Snowy City Hall building in Burlington, Vermont.
Burlington, Vermont, City Hall. Credit: Doug Kerr / Creative Commons

Burlington, Vermont’s City Council this week postponed a final vote on requiring rental property owners to weatherize their buildings to allow time to incorporate feedback from a regional low-income weatherization program.

The program’s director, Dwight DeCoster of the Champlain Valley Office of Economic Opportunity, was concerned the ordinance could lead to a bottleneck of property owners seeking services through his program.

The ordinance, which had unanimous support at its first reading earlier this month, would require weatherization for rental properties using more than 50,000 British thermal units per conditioned square foot for space heating. 

The proposal was expected to be adopted Monday but council members instead voted to delay one month so they could add flexibility for property owners participating in the low-income weatherization program.

DeCoster said in an interview that he met with utility officials and “hammered out some wording that I think will make the ordinance much easier to stand by.”

The regional agency coordinates the state’s Weatherization Assistance Program and other programs for low-income residents in four northwestern Vermont counties. That includes weatherization projects for 250 housing units a year, he said, including apartments, condos, mobile homes and single-family homes.

DeCoster suggested a stipulation in the policy that allows building owners working with him to be considered in compliance with the ordinance while still remaining on the schedule his resources allow for. He also felt the ordinance held property owners to technical standards that are outdated. The changes he’s hoping for would allow it to be a “living ordinance,” he said, “and flex as the energy code or our technical [specifications] change.”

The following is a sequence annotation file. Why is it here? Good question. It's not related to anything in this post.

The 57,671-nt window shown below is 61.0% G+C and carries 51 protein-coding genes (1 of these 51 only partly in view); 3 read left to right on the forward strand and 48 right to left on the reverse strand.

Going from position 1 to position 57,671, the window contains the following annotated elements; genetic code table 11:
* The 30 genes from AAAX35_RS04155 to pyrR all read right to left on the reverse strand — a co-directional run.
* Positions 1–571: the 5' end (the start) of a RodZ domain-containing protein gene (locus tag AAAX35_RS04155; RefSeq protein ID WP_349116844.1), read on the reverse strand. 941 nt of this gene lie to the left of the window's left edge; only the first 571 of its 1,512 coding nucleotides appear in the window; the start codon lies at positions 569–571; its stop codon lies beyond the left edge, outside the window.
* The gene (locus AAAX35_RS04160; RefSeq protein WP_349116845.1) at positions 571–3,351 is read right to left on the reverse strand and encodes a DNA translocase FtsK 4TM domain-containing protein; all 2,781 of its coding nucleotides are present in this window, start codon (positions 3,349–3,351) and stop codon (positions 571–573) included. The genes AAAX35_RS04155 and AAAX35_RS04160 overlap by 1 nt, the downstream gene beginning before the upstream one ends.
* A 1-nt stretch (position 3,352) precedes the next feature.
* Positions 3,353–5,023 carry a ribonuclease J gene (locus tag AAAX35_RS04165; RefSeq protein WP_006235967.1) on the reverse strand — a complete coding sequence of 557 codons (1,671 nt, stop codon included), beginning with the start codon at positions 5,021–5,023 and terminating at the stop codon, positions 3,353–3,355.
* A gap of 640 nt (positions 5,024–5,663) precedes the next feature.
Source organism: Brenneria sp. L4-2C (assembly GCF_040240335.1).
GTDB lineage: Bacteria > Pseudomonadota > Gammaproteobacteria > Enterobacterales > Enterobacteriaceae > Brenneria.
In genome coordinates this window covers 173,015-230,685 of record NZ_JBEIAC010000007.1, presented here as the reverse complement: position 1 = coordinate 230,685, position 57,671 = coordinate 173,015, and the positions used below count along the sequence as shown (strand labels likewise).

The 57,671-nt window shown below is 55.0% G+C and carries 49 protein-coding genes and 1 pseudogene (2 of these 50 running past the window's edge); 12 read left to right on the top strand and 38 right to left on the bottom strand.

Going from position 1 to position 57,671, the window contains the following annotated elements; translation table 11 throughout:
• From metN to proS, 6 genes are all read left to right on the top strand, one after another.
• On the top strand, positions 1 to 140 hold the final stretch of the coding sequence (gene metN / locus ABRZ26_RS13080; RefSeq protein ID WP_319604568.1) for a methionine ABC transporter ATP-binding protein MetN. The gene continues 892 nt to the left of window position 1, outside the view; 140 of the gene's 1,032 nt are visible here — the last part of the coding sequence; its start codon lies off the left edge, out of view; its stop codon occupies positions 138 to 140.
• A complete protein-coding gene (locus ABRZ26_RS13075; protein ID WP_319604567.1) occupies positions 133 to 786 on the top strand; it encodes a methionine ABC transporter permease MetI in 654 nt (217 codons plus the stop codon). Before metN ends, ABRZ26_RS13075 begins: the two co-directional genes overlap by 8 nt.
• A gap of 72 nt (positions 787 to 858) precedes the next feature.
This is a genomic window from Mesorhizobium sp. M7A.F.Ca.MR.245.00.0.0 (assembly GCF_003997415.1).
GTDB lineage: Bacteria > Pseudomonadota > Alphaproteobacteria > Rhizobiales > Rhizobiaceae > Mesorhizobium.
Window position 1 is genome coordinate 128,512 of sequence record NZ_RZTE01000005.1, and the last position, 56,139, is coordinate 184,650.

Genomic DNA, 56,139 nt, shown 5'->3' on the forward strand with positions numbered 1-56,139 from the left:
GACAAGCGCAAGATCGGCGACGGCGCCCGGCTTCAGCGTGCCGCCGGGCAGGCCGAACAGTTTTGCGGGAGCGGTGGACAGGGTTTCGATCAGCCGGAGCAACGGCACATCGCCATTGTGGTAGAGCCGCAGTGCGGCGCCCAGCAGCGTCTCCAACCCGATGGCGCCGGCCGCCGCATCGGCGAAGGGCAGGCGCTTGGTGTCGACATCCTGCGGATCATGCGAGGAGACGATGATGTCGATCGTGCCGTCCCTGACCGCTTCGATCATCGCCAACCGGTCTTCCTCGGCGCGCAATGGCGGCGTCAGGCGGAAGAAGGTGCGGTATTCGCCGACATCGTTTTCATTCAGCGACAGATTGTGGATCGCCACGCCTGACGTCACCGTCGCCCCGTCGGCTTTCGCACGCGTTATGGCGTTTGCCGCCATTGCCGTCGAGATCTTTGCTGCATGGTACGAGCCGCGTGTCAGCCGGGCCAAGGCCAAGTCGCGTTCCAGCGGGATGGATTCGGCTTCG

“I hand it to them,” he said of the City Council. “They saw that there was work to be done before they voted.”

Burlington Electric Department, the city electric utility, has been integral in drafting the ordinance. A spokesperson for the utility said in an email that officials from Burlington Electric and the Burlington Department of Permitting and Inspections “sought a one-meeting postponement to allow additional time to further review ordinance details and engage stakeholders.”

The council plans to take up the ordinance at its meeting on April 12.

David has written on health, science and the environment for various outlets, including World Wildlife Fund and the Chicago newspaper Windy City Times. He has reported on topics including the city’s opioid epidemic, bird research at the Field Museum, and LGBT youth in foster care, and was a Chicago correspondent for the Energy News Network. Now based in New York, David covers northern New England.